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Mishmi Hills Mishmi Hills tour

Mishmi Hills


Introduction

Mishmi Hills is a heaven for all birdwatchers and is home to birds of North East India and other migratory birds. Almost every bird lover wishes to visit the stupendous Mishmi Hills at least once. The best time to visit this place is between end-October and Mid-April. It is an extension of the Great Himalayan Mountain range, and the eastern part of the hills touches China. The Mishmi hills can be classified into two sections; The Himalayan Range (comprises of the Arunachal Himalayas, which are snow-capped mountains, Shivalik hills, and lower Himalayan ranges) and the flood plains formed by the tributaries of the Brahmaputra river. Mishmi Hills is the only region of the Himalayas which houses dense forest. The beautiful and clean forests accommodate more than 500 species of birds of North East India. The forest in the Mishmi hills is home to the beautiful Himalayan Monal. Soothing climate, crystal clear water, dense forests, and the beautiful scenery make Mishmi Hills a paradise for bird and nature enthusiasts.


OVERVIEW

Location: Dibang valley district, Arunachal Pradesh, India

Nearest Airport: Dibrugarh Airport

How to reach: 4 hours drive from Guwahati airport

Famous for: Forest birding

Best time to visit: November to March

WHAT TO SEE

Birds : Sclater's Monal, Blyth's and Temmink's Tragopan, Chestnut-breasted Partridge, Rufous-necked Hornbill, Pale-capped Pigeon, Ward's Trogon, Dark-sided Thrush, Green and Purple Cochoa, Rusty-bellied and Gould's Shortwing, Scarlet Finch



Details

The Mishmi Hills is spread across two districts of Arunachal Pradesh; a major part of the hills lies in Dibang Valley district, and a minor portion of the hill is situated in the Lohit district. One of the main tributaries of the Brahmaputra river is formed by the Dibang river, which originates in China. The Mishmi hill is a southern part of the Great Himalayan range. The northern and eastern part of the hills touches China. Because of its diverse climatic conditions, the forests in the hill accommodate many kinds of plants and trees, including sub-tropical pine, temperate conifer, alpine meadows, sub-alpine woody shrubs, tropical semi-evergreen, sub-tropical broad-leaved, tropical evergreen, degraded bamboo, and many more. Tourists can witness a wide variety of birds of North East India and more than 500 types of birds in this region because of the forest houses diverse trees.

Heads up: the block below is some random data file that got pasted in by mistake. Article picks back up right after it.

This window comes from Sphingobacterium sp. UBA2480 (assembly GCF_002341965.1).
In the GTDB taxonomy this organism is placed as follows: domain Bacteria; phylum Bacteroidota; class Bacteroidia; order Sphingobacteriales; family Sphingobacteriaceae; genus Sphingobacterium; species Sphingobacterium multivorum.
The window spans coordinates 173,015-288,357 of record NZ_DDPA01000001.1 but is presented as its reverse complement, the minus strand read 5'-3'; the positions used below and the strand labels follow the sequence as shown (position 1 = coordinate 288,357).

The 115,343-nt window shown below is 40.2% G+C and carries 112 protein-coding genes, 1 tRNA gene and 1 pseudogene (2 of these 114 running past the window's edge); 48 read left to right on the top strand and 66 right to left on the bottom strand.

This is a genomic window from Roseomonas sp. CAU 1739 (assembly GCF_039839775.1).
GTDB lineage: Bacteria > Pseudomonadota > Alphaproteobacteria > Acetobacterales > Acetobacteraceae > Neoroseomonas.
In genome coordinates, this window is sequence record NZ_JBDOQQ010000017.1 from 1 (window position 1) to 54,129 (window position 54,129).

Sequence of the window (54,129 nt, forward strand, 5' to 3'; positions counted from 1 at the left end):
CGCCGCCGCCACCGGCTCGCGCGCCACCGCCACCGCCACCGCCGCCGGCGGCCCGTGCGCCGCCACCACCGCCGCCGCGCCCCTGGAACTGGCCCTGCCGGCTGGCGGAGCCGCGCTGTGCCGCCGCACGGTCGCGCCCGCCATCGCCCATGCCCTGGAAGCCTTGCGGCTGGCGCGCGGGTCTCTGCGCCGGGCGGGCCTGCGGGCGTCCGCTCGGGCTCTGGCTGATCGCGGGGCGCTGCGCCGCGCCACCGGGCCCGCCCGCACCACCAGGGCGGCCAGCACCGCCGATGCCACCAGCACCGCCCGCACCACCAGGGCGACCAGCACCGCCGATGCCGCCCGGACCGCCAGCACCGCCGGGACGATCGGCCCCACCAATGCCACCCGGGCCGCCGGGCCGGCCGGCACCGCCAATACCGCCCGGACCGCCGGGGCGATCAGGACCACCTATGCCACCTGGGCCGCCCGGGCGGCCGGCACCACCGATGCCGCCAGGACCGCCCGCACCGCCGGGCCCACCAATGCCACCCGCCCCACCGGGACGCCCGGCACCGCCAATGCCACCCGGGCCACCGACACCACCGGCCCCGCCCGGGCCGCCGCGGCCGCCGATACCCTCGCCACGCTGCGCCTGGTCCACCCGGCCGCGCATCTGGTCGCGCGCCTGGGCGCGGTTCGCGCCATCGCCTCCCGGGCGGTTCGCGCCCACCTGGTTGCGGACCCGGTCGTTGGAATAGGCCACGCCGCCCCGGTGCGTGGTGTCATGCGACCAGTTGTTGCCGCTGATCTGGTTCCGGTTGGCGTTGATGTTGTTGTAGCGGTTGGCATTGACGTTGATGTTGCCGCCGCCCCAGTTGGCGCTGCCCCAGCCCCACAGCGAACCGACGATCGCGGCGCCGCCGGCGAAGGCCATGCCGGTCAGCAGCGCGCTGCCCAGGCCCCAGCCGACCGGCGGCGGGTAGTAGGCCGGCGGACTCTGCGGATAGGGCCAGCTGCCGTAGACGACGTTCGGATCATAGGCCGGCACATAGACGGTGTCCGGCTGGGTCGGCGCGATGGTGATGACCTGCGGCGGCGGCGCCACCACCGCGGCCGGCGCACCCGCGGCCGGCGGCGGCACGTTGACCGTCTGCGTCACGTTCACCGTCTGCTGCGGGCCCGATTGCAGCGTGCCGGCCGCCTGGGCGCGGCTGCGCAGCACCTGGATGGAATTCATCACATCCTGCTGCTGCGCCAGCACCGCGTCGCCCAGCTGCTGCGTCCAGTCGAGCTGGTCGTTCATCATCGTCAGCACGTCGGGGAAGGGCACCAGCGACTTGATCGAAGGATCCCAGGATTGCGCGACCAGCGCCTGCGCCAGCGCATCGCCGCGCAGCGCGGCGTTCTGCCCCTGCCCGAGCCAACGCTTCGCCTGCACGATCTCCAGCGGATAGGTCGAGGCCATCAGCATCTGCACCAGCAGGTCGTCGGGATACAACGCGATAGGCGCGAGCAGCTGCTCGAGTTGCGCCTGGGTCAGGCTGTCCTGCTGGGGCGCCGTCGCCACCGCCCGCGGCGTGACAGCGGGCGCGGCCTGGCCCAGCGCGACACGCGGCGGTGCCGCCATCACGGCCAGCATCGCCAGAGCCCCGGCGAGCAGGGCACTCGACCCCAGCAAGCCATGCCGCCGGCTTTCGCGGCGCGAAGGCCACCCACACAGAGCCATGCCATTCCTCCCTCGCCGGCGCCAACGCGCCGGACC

Every day, the Mishmi hills receive the first ray of sun. During the time of dawn, the entire hill is covered with a beautiful golden glow. Many small streams and rivers originate from the snow-clad mountains and merge together to form the majestic Brahmaputra river. According to Hindu Mythology, Rukmini (daughter of king Bhismak) was wedded to Lord Krishna on the banks of the Brahmaputra river. Arunachal Pradesh, one of the seven sisters of the North-East, is loved for its natural beauty and rich biodiversity.

Mishmi hills offer rich biodiversity diversity and are the best bio-geographical zone in the entire Himalayan range. In fact, it is considered as one of the best places which house a wide variety of flora and fauna. The hill receives heavy rainfall and records 4500-5000 mm rainfall every year. The monsoon months are from March to October, and the humidity is around 90% during this period. The heavy rains, diverse geographical, and climatic conditions have made the hill suitable for different types of plants and animal species to sustain and grow. Apart from the birds of North East IndiaincludingHimalayan Monal, the forest in the hills also accommodate a wide range of species. One hundred different types of mammals, 680 types of birds, 500 species of orchids, and almost 6000 different types of plant species can be found here. Tourists can also spot 52 species of Rhododendrons and large colorful butterflies and insects. People can spot many unique plants, animals, and birds, and enjoy the calmness of the forests.

Only a few places in this entire world offer a massive variety of flora and fauna like Mishmi hills. The hills are a southern extension of the Himalayan range and hence receive pure water from the melting snow and rainfall, which has made many lifeforms to sustain and develop in this place. Moreover, the location of the hills is in India and touches China making it geographically diverse to accommodate many lifeforms. The perfect climatic and geographical conditions make it a hotspot for biodiversity.

In terms of vegetation, the area produces massive banana crops every year.




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